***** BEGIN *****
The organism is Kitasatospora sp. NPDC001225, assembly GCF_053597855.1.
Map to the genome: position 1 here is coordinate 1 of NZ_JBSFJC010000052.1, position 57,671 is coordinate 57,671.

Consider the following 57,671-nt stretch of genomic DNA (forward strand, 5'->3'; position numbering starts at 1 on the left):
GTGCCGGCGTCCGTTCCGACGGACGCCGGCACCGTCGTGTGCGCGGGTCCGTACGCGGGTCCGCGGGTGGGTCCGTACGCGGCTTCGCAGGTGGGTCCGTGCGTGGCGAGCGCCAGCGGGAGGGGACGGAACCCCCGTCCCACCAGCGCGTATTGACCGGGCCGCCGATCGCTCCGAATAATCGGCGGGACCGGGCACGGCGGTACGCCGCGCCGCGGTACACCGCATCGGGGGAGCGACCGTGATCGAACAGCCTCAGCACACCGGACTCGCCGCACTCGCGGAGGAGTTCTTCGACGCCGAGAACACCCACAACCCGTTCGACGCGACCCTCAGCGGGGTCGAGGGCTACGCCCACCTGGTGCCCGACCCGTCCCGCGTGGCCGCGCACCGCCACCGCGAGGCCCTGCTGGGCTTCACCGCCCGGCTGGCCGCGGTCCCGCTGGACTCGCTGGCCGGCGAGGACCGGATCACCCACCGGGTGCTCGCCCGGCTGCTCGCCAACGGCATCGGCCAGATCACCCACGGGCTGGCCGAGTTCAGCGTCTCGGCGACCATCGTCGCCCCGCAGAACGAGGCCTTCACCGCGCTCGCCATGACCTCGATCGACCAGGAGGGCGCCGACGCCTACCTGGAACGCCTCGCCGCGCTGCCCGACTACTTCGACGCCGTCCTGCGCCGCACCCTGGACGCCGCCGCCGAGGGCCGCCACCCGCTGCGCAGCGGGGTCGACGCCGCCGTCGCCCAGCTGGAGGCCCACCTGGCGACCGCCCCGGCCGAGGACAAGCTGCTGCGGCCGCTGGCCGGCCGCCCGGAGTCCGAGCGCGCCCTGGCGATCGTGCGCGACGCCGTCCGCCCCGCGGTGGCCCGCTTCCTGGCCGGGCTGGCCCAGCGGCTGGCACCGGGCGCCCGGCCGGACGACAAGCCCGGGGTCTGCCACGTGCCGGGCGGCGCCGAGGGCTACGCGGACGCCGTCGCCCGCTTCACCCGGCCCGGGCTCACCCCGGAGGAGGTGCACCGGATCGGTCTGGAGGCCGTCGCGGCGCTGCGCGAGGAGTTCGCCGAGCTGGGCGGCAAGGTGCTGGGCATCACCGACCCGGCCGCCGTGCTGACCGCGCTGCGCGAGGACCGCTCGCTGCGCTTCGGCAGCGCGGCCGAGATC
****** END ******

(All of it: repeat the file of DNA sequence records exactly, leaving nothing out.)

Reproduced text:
The organism is Kitasatospora sp. NPDC001225, assembly GCF_053597855.1.
Map to the genome: position 1 here is coordinate 1 of NZ_JBSFJC010000052.1, position 57,671 is coordinate 57,671.

Consider the following 57,671-nt stretch of genomic DNA (forward strand, 5'->3'; position numbering starts at 1 on the left):
GTGCCGGCGTCCGTTCCGACGGACGCCGGCACCGTCGTGTGCGCGGGTCCGTACGCGGGTCCGCGGGTGGGTCCGTACGCGGCTTCGCAGGTGGGTCCGTGCGTGGCGAGCGCCAGCGGGAGGGGACGGAACCCCCGTCCCACCAGCGCGTATTGACCGGGCCGCCGATCGCTCCGAATAATCGGCGGGACCGGGCACGGCGGTACGCCGCGCCGCGGTACACCGCATCGGGGGAGCGACCGTGATCGAACAGCCTCAGCACACCGGACTCGCCGCACTCGCGGAGGAGTTCTTCGACGCCGAGAACACCCACAACCCGTTCGACGCGACCCTCAGCGGGGTCGAGGGCTACGCCCACCTGGTGCCCGACCCGTCCCGCGTGGCCGCGCACCGCCACCGCGAGGCCCTGCTGGGCTTCACCGCCCGGCTGGCCGCGGTCCCGCTGGACTCGCTGGCCGGCGAGGACCGGATCACCCACCGGGTGCTCGCCCGGCTGCTCGCCAACGGCATCGGCCAGATCACCCACGGGCTGGCCGAGTTCAGCGTCTCGGCGACCATCGTCGCCCCGCAGAACGAGGCCTTCACCGCGCTCGCCATGACCTCGATCGACCAGGAGGGCGCCGACGCCTACCTGGAACGCCTCGCCGCGCTGCCCGACTACTTCGACGCCGTCCTGCGCCGCACCCTGGACGCCGCCGCCGAGGGCCGCCACCCGCTGCGCAGCGGGGTCGACGCCGCCGTCGCCCAGCTGGAGGCCCACCTGGCGACCGCCCCGGCCGAGGACAAGCTGCTGCGGCCGCTGGCCGGCCGCCCGGAGTCCGAGCGCGCCCTGGCGATCGTGCGCGACGCCGTCCGCCCCGCGGTGGCCCGCTTCCTGGCCGGGCTGGCCCAGCGGCTGGCACCGGGCGCCCGGCCGGACGACAAGCCCGGGGTCTGCCACGTGCCGGGCGGCGCCGAGGGCTACGCGGACGCCGTCGCCCGCTTCACCCGGCCCGGGCTCACCCCGGAGGAGGTGCACCGGATCGGTCTGGAGGCCGTCGCGGCGCTGCGCGAGGAGTTCGCCGAGCTGGGCGGCAAGGTGCTGGGCATCACCGACCCGGCCGCCGTGCTGACCGCGCTGCGCGAGGACCGCTCGCTGCGCTTCGGCAGCGCGGCCGAGATC